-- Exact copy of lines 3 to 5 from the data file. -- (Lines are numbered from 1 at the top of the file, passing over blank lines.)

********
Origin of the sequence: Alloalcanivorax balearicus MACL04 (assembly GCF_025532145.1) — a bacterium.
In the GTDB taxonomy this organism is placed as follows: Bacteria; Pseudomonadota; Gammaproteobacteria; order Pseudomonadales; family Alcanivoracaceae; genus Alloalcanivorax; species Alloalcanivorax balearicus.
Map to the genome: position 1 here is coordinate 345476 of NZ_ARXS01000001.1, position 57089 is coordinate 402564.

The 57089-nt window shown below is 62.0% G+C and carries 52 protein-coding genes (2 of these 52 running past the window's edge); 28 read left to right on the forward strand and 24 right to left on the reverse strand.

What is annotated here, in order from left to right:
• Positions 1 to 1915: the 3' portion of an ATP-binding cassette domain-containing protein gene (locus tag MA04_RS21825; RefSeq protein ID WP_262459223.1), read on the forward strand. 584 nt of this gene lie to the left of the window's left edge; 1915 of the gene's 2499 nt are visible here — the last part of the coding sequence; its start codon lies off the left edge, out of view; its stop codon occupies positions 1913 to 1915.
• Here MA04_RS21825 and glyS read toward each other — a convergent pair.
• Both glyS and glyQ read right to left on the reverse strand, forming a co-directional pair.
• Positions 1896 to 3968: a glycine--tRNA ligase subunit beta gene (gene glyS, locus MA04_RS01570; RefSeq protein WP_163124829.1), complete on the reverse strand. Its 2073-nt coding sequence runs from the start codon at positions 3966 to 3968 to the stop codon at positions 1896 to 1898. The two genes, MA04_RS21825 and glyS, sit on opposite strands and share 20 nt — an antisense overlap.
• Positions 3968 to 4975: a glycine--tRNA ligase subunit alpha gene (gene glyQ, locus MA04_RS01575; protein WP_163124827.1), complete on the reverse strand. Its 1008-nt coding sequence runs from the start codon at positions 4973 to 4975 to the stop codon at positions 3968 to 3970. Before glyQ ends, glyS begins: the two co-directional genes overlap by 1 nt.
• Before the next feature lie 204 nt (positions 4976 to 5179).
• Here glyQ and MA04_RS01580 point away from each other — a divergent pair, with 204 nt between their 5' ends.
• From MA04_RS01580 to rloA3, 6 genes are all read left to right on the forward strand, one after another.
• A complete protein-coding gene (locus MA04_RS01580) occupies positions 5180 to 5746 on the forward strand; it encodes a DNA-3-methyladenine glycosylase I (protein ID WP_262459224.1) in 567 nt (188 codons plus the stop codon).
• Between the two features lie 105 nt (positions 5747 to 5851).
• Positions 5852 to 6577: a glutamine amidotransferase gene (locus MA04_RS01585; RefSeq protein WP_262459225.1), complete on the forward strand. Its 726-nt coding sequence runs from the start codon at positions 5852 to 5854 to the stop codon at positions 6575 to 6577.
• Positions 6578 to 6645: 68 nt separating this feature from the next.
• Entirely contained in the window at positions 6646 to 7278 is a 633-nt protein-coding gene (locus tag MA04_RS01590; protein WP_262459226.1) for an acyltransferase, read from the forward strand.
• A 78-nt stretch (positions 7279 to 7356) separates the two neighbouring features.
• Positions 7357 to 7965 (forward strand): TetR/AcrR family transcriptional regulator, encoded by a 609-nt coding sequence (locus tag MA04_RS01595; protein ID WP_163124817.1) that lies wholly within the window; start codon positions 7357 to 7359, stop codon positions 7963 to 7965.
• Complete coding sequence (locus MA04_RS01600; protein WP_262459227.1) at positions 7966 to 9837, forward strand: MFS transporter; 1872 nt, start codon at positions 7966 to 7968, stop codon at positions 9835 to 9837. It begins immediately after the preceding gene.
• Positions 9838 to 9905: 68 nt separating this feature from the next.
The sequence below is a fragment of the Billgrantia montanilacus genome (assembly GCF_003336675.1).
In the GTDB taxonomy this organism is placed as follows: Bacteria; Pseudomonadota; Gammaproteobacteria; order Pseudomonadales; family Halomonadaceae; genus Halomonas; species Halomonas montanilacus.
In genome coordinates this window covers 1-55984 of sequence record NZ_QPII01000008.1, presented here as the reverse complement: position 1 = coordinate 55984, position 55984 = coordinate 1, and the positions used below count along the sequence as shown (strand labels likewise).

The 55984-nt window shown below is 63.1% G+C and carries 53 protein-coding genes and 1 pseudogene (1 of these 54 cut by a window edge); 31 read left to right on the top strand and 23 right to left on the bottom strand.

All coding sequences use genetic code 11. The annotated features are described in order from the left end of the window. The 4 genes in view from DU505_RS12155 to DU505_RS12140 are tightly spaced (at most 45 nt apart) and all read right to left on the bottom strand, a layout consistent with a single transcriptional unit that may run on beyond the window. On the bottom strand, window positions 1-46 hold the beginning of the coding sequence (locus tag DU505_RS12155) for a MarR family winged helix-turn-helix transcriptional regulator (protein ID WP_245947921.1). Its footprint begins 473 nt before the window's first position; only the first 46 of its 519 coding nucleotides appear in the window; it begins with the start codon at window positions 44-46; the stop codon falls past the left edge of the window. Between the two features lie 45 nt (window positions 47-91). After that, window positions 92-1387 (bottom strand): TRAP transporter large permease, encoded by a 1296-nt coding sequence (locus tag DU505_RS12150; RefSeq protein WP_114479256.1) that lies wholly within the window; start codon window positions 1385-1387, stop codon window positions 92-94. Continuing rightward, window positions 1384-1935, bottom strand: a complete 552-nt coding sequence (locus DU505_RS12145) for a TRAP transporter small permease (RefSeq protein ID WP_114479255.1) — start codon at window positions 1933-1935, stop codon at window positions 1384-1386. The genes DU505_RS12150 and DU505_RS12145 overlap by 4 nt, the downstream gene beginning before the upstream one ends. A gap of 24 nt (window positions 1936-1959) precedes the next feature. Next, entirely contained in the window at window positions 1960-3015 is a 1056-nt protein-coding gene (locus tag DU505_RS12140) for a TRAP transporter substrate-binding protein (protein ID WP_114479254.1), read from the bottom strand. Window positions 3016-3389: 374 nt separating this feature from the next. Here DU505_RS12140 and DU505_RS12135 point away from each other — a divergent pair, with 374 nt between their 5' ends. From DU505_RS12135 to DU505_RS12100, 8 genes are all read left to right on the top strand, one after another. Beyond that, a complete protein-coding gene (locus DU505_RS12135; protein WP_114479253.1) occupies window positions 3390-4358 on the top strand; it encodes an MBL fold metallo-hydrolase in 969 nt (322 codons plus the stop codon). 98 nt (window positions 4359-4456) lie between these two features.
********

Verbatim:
Map to the genome: position 1 here is coordinate 345476 of NZ_ARXS01000001.1, position 57089 is coordinate 402564.

The 57089-nt window shown below is 62.0% G+C and carries 52 protein-coding genes (2 of these 52 running past the window's edge); 28 read left to right on the forward strand and 24 right to left on the reverse strand.

What is annotated here, in order from left to right: